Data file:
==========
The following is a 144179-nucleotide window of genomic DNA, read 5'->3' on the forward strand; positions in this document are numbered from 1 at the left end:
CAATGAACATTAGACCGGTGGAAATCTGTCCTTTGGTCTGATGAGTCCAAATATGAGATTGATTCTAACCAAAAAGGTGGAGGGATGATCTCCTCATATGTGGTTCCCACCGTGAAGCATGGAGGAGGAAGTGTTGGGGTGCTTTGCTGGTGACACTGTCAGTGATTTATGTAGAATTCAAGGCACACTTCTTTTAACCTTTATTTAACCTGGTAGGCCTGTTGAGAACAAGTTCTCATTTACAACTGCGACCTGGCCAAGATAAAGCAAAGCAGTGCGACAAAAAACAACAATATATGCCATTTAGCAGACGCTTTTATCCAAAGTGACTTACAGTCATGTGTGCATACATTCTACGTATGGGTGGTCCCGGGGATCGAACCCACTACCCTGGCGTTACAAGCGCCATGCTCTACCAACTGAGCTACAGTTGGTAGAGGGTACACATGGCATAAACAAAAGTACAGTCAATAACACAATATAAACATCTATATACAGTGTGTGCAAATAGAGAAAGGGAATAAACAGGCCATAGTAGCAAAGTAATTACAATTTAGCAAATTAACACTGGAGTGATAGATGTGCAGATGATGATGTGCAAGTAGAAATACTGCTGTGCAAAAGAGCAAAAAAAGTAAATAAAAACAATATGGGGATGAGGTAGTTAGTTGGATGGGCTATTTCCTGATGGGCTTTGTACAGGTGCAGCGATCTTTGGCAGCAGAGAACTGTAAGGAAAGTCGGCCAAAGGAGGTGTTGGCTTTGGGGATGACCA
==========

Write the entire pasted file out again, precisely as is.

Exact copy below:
The following is a 144179-nucleotide window of genomic DNA, read 5'->3' on the forward strand; positions in this document are numbered from 1 at the left end:
CAATGAACATTAGACCGGTGGAAATCTGTCCTTTGGTCTGATGAGTCCAAATATGAGATTGATTCTAACCAAAAAGGTGGAGGGATGATCTCCTCATATGTGGTTCCCACCGTGAAGCATGGAGGAGGAAGTGTTGGGGTGCTTTGCTGGTGACACTGTCAGTGATTTATGTAGAATTCAAGGCACACTTCTTTTAACCTTTATTTAACCTGGTAGGCCTGTTGAGAACAAGTTCTCATTTACAACTGCGACCTGGCCAAGATAAAGCAAAGCAGTGCGACAAAAAACAACAATATATGCCATTTAGCAGACGCTTTTATCCAAAGTGACTTACAGTCATGTGTGCATACATTCTACGTATGGGTGGTCCCGGGGATCGAACCCACTACCCTGGCGTTACAAGCGCCATGCTCTACCAACTGAGCTACAGTTGGTAGAGGGTACACATGGCATAAACAAAAGTACAGTCAATAACACAATATAAACATCTATATACAGTGTGTGCAAATAGAGAAAGGGAATAAACAGGCCATAGTAGCAAAGTAATTACAATTTAGCAAATTAACACTGGAGTGATAGATGTGCAGATGATGATGTGCAAGTAGAAATACTGCTGTGCAAAAGAGCAAAAAAAGTAAATAAAAACAATATGGGGATGAGGTAGTTAGTTGGATGGGCTATTTCCTGATGGGCTTTGTACAGGTGCAGCGATCTTTGGCAGCAGAGAACTGTAAGGAAAGTCGGCCAAAGGAGGTGTTGGCTTTGGGGATGACCA